Duval struck Baudelaire like lightning. His fixation with her was both immediate and long-lasting. At first, his friends noted, he would simply ask his mistress to sit in a chair in a sunlit room. He would position her so that the light caught her ink-black hair and showed her full figure in silhouette.
Then he would gaze upon her, making little sketches, some of which survive. He would read her his poetry, and she would stretch and yawn like a cat. At these moments he would kneel, remove her shoes, and kiss her feet. She would smile and fall back into her reverie.
Baudelaire’s most revealing drawing of Duval was made toward the end of his life when he sketched his muse as he remembered her when they first met. Her black hair is swept back and tied with ribbon; the dark eyes deserve their poetic description as chimneys venting smoke from the fires of her soul; the neck is delicately elongated and the breasts strain at a silken blouse over a tightly clinched waist. And below Baudelaire had written a Latin inscription:
Quaerens quem devouret—Seeking whom to devour
Jeanne Duval wasted no time in taking advantage of the mesmeric effect she had on her lover. The pair began spending money prodigiously—Baudelaire on paintings of dubious value and she on clothes and jewelry.
They were quickly forced into a long series of moves, from apartments to hotels and lodging houses, to escape their growing number of creditors. Finally, the couple ended up in the Hotel Lauzun, which still stands today in the Rue D’Anjou on the Isle St Louis.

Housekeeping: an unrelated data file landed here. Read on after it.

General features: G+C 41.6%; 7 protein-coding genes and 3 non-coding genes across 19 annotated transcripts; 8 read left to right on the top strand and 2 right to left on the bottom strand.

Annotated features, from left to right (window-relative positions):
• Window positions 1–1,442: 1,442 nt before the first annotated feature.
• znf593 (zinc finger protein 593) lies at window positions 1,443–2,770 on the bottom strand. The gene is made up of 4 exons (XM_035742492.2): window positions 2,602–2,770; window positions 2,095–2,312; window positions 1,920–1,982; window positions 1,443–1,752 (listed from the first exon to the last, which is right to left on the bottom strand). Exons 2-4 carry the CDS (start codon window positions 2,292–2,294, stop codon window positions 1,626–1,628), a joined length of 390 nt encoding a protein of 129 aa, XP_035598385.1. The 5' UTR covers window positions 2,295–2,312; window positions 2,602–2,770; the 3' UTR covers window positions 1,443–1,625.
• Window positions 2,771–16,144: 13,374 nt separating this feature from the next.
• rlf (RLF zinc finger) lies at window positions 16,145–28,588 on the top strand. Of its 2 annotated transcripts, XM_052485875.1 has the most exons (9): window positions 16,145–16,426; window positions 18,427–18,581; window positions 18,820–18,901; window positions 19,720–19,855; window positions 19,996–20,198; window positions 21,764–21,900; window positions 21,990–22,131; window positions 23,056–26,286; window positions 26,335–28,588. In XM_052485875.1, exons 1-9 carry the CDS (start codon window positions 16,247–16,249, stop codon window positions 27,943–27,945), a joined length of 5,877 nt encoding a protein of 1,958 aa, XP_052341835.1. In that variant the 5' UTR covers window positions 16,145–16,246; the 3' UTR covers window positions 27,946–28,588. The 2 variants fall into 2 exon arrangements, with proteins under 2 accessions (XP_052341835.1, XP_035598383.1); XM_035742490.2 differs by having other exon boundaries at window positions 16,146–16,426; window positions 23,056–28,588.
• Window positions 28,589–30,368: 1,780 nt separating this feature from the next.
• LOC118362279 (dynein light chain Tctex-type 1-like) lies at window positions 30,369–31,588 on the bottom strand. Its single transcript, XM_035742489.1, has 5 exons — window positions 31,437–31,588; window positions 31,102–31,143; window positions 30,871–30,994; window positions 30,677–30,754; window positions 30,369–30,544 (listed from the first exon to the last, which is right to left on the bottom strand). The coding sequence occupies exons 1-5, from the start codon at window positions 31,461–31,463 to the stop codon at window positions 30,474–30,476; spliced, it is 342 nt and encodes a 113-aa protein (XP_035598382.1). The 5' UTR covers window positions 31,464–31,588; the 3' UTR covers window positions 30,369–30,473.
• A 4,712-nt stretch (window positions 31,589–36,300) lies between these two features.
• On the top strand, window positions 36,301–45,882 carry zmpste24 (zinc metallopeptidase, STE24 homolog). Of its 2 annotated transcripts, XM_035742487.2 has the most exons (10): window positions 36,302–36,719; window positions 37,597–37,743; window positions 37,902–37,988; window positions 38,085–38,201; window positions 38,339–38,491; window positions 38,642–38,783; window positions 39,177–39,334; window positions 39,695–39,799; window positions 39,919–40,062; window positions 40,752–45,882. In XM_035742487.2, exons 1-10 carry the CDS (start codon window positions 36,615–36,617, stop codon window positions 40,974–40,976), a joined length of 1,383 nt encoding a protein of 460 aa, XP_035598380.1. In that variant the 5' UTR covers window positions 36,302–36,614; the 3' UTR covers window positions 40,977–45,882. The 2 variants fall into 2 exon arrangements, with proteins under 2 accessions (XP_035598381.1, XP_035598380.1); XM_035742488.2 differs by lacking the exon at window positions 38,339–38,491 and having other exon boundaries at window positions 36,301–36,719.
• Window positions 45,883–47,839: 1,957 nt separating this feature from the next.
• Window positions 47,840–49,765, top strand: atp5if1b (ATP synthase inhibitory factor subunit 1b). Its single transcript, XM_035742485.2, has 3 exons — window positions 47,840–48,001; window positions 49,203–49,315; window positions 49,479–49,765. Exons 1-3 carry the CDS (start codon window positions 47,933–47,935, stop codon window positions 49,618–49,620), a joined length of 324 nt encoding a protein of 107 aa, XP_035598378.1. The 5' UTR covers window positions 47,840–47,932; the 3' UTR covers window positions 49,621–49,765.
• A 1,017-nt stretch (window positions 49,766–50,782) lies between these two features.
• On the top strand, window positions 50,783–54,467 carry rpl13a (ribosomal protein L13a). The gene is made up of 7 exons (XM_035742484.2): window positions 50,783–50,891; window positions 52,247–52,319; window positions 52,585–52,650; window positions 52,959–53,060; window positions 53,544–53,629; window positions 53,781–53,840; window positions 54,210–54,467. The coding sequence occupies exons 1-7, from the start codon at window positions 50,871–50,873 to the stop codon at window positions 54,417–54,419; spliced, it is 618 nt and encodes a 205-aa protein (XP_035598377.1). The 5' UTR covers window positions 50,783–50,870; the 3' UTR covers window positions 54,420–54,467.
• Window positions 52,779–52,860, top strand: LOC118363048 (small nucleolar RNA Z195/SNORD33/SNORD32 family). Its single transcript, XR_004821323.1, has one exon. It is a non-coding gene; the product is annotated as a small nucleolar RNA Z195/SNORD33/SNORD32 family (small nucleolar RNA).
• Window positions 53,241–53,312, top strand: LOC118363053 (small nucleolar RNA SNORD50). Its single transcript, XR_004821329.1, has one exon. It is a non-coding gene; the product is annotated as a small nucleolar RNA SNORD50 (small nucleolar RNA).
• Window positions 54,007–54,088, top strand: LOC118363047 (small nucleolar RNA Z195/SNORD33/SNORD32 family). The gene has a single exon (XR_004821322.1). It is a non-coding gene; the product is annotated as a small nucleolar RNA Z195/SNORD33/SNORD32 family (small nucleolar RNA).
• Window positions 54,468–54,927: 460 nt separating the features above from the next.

There, in rooms on the top floor, the most unlikely lovers in literature entertained friends and indulged their growing appetite for alcohol and drugs. Although Baudelaire and his circle are known to have taken hashish, Duval introduced him to opium, then taken in liquid form as laudanum. Baudelaire would struggle with his addiction for years. He described opium as “an old and terrible lover and, like all lovers, overflowing with caresses—and betrayals.”
Meanwhile, he was working on his masterwork and in particular on the inner cycle of sensual poems that lie at the heart of Les Fleurs du Mal. In these poems one can see something of the power that Jeanne Duval exercised over him and the way she fired both his imagination and his longing for the sensual satisfaction that always eluded him.
The poet describes almost despairingly his pleasure at seeing light playing through jewelry on his lover’s brown skin, hearing soft music as her jewels moved against her naked body, inhaling the milky perfume of her breasts and the delicate aroma to be found as he sank his face into her long black hair.